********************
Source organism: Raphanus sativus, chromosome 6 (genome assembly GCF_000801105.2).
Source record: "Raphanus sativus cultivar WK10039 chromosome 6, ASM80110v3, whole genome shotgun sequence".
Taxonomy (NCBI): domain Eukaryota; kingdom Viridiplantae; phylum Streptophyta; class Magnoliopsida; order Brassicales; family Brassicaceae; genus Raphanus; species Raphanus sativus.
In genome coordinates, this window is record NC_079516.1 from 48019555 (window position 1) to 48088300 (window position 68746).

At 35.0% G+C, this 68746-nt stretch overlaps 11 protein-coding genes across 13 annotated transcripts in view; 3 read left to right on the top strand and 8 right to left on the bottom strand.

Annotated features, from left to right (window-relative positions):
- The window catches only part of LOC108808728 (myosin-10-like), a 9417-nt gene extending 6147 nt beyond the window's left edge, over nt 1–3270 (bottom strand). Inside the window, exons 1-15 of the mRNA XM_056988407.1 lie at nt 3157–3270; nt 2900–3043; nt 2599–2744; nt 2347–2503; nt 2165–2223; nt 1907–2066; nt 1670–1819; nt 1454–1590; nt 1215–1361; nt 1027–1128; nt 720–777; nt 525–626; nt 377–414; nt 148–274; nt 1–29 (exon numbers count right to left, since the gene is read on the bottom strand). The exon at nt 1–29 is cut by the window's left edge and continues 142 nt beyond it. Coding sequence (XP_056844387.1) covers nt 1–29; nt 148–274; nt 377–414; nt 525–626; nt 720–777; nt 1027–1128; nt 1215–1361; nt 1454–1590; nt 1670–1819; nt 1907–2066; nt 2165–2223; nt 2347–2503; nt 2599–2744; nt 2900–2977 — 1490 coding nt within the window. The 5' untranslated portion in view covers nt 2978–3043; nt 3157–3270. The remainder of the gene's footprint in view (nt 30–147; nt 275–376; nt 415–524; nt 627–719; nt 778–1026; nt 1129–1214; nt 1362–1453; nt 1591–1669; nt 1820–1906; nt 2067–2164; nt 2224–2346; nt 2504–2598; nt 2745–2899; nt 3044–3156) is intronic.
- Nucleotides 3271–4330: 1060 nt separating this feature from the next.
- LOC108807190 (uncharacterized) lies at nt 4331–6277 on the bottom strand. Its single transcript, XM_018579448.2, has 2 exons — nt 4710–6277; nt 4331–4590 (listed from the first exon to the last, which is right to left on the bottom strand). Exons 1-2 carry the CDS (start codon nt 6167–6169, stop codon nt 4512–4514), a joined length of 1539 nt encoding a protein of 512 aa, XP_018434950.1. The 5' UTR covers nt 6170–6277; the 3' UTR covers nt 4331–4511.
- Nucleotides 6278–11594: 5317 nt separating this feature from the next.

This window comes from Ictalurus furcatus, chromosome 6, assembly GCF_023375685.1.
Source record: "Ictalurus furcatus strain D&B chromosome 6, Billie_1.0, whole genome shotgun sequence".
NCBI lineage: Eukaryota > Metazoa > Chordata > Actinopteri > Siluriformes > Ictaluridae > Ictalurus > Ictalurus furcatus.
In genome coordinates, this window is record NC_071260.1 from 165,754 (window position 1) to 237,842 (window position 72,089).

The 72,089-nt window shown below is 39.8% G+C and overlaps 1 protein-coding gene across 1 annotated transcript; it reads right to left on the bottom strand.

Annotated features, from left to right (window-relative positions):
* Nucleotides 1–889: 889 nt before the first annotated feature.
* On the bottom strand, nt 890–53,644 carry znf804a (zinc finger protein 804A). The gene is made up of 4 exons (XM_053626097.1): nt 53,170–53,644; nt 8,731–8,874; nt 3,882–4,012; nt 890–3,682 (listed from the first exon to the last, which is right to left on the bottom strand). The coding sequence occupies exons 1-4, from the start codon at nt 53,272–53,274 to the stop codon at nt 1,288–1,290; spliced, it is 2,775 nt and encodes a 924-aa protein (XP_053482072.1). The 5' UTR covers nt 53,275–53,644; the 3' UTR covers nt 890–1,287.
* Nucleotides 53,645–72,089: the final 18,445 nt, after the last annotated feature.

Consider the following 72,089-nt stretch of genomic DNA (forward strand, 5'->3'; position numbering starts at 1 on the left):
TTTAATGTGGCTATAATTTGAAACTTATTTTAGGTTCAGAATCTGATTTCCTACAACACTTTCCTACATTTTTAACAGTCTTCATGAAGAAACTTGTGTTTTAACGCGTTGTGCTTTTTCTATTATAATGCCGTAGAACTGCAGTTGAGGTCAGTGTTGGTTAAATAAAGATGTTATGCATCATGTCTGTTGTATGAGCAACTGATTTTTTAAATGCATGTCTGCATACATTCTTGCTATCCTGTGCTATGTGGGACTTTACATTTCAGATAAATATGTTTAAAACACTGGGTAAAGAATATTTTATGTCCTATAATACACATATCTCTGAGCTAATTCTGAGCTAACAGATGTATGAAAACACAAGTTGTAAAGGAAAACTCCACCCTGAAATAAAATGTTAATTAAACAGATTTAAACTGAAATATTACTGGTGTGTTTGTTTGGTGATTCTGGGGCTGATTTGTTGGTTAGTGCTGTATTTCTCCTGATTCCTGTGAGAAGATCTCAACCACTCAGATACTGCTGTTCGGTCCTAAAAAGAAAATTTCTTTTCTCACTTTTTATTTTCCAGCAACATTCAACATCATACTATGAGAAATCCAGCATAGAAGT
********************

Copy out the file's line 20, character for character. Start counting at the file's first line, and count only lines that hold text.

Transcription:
Consider the following 72,089-nt stretch of genomic DNA (forward strand, 5'->3'; position numbering starts at 1 on the left):